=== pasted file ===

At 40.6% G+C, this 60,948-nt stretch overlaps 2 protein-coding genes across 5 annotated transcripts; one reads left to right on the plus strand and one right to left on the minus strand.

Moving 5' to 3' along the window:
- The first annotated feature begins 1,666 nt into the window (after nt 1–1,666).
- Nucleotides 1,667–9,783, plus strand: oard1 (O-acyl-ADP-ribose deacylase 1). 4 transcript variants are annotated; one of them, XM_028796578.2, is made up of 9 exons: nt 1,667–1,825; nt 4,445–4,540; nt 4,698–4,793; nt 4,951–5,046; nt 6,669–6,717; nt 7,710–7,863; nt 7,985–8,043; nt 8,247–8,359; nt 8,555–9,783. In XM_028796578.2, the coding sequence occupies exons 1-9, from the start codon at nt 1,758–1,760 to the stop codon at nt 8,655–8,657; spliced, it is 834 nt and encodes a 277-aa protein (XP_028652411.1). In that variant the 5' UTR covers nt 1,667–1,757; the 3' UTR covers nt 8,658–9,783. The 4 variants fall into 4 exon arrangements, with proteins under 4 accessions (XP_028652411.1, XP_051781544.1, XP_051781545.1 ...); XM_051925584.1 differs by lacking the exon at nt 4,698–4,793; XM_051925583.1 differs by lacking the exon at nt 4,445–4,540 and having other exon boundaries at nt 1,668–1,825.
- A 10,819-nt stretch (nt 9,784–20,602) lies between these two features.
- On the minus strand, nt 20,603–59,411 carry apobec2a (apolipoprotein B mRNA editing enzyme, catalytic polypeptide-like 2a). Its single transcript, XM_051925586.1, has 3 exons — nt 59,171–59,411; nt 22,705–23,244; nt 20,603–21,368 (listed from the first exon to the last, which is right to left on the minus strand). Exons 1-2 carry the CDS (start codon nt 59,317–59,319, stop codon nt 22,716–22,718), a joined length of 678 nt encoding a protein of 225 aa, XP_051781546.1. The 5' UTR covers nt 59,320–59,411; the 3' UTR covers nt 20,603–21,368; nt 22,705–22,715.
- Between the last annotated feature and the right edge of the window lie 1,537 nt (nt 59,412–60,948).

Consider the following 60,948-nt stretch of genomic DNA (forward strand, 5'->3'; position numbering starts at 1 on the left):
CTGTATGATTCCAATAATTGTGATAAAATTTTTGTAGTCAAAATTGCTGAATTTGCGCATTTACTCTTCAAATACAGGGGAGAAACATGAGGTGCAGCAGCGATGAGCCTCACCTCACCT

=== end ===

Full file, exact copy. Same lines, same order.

At 40.6% G+C, this 60,948-nt stretch overlaps 2 protein-coding genes across 5 annotated transcripts; one reads left to right on the plus strand and one right to left on the minus strand.

Moving 5' to 3' along the window:
- The first annotated feature begins 1,666 nt into the window (after nt 1–1,666).
- Nucleotides 1,667–9,783, plus strand: oard1 (O-acyl-ADP-ribose deacylase 1). 4 transcript variants are annotated; one of them, XM_028796578.2, is made up of 9 exons: nt 1,667–1,825; nt 4,445–4,540; nt 4,698–4,793; nt 4,951–5,046; nt 6,669–6,717; nt 7,710–7,863; nt 7,985–8,043; nt 8,247–8,359; nt 8,555–9,783. In XM_028796578.2, the coding sequence occupies exons 1-9, from the start codon at nt 1,758–1,760 to the stop codon at nt 8,655–8,657; spliced, it is 834 nt and encodes a 277-aa protein (XP_028652411.1). In that variant the 5' UTR covers nt 1,667–1,757; the 3' UTR covers nt 8,658–9,783. The 4 variants fall into 4 exon arrangements, with proteins under 4 accessions (XP_028652411.1, XP_051781544.1, XP_051781545.1 ...); XM_051925584.1 differs by lacking the exon at nt 4,698–4,793; XM_051925583.1 differs by lacking the exon at nt 4,445–4,540 and having other exon boundaries at nt 1,668–1,825.
- A 10,819-nt stretch (nt 9,784–20,602) lies between these two features.
- On the minus strand, nt 20,603–59,411 carry apobec2a (apolipoprotein B mRNA editing enzyme, catalytic polypeptide-like 2a). Its single transcript, XM_051925586.1, has 3 exons — nt 59,171–59,411; nt 22,705–23,244; nt 20,603–21,368 (listed from the first exon to the last, which is right to left on the minus strand). Exons 1-2 carry the CDS (start codon nt 59,317–59,319, stop codon nt 22,716–22,718), a joined length of 678 nt encoding a protein of 225 aa, XP_051781546.1. The 5' UTR covers nt 59,320–59,411; the 3' UTR covers nt 20,603–21,368; nt 22,705–22,715.
- Between the last annotated feature and the right edge of the window lie 1,537 nt (nt 59,412–60,948).

Consider the following 60,948-nt stretch of genomic DNA (forward strand, 5'->3'; position numbering starts at 1 on the left):
CTGTATGATTCCAATAATTGTGATAAAATTTTTGTAGTCAAAATTGCTGAATTTGCGCATTTACTCTTCAAATACAGGGGAGAAACATGAGGTGCAGCAGCGATGAGCCTCACCTCACCT